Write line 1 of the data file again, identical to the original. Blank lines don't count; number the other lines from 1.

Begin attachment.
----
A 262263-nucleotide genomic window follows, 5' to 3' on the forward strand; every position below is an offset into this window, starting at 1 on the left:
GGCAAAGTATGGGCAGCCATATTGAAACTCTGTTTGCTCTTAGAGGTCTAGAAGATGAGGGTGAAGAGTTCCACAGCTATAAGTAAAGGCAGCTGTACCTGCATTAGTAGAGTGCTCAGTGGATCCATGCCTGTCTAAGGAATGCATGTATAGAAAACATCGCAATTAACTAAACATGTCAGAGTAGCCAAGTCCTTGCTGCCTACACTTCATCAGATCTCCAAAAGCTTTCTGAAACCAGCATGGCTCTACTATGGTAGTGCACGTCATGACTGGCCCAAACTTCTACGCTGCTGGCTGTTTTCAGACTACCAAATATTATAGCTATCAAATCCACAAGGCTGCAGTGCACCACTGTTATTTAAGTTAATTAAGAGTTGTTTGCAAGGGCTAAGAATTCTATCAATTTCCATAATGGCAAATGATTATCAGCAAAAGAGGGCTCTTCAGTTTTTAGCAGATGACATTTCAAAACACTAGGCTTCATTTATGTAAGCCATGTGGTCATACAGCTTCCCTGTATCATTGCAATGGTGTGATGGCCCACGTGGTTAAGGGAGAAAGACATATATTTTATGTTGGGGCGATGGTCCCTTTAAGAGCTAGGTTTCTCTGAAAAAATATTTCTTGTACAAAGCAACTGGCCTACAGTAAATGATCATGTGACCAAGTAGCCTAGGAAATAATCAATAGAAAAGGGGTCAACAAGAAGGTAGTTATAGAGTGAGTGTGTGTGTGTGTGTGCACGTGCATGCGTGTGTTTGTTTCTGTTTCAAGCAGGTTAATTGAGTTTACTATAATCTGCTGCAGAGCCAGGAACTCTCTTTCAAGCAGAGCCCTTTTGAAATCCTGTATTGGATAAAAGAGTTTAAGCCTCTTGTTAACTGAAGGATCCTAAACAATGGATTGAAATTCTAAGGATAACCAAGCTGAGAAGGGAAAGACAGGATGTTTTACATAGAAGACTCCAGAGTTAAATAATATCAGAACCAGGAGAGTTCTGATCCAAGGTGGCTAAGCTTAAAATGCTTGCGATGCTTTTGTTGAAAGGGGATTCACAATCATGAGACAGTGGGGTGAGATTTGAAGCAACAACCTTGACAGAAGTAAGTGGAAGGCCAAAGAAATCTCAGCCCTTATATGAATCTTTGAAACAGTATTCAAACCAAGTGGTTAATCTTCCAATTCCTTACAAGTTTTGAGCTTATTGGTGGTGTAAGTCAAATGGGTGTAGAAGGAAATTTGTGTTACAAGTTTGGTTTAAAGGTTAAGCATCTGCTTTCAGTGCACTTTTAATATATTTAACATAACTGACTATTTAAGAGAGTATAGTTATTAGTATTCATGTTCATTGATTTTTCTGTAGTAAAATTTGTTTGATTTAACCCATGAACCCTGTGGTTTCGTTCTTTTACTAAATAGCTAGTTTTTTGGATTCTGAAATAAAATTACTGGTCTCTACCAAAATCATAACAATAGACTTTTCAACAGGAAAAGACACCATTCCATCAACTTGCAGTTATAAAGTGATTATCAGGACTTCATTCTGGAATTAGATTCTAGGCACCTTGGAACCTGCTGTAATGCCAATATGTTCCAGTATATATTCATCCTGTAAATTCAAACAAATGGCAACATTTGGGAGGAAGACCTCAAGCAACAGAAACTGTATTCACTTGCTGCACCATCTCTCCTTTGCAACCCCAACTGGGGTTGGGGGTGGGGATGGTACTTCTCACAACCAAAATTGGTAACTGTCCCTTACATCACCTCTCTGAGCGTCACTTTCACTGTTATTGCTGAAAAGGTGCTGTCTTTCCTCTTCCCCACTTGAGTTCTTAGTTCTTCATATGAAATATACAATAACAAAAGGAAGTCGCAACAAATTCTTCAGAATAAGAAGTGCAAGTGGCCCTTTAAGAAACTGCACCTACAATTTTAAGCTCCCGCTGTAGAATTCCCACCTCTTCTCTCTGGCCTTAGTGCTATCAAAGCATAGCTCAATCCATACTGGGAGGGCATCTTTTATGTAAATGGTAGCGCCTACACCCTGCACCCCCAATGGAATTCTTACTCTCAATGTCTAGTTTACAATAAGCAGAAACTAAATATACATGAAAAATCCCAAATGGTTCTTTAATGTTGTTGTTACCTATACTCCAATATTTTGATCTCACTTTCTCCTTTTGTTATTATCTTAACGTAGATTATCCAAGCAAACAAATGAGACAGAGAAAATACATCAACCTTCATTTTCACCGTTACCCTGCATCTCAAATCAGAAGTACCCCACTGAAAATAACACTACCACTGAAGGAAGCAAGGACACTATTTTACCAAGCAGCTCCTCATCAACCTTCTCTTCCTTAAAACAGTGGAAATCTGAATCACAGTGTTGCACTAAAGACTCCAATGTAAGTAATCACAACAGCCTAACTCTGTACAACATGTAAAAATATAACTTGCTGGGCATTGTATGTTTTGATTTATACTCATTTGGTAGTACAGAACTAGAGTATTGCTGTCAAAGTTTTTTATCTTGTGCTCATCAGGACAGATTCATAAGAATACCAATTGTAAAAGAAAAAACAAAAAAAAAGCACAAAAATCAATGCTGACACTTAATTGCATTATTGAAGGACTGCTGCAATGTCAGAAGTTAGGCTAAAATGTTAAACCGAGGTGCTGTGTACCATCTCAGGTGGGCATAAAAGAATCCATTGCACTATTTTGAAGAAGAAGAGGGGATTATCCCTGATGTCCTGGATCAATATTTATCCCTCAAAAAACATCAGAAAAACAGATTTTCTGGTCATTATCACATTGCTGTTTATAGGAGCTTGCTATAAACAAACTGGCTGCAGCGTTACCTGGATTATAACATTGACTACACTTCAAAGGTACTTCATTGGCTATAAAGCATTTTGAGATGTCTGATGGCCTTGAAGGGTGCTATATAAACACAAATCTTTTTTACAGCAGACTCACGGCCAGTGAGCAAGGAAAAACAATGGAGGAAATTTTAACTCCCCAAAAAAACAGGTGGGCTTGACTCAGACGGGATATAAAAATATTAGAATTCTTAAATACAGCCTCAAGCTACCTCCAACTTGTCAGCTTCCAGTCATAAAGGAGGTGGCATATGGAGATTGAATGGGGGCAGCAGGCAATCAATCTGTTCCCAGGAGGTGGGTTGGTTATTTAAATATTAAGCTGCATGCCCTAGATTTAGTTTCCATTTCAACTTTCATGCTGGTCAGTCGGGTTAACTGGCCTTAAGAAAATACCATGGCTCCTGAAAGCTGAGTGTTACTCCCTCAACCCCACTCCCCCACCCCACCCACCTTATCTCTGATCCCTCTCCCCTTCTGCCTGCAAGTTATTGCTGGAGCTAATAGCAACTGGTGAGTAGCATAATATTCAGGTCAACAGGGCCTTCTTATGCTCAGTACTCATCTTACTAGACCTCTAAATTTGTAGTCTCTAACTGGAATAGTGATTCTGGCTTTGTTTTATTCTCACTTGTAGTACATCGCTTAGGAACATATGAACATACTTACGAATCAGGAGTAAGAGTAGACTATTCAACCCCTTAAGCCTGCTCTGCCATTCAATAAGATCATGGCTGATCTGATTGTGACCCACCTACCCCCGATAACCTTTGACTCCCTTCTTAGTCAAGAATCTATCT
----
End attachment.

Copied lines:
A 262263-nucleotide genomic window follows, 5' to 3' on the forward strand; every position below is an offset into this window, starting at 1 on the left: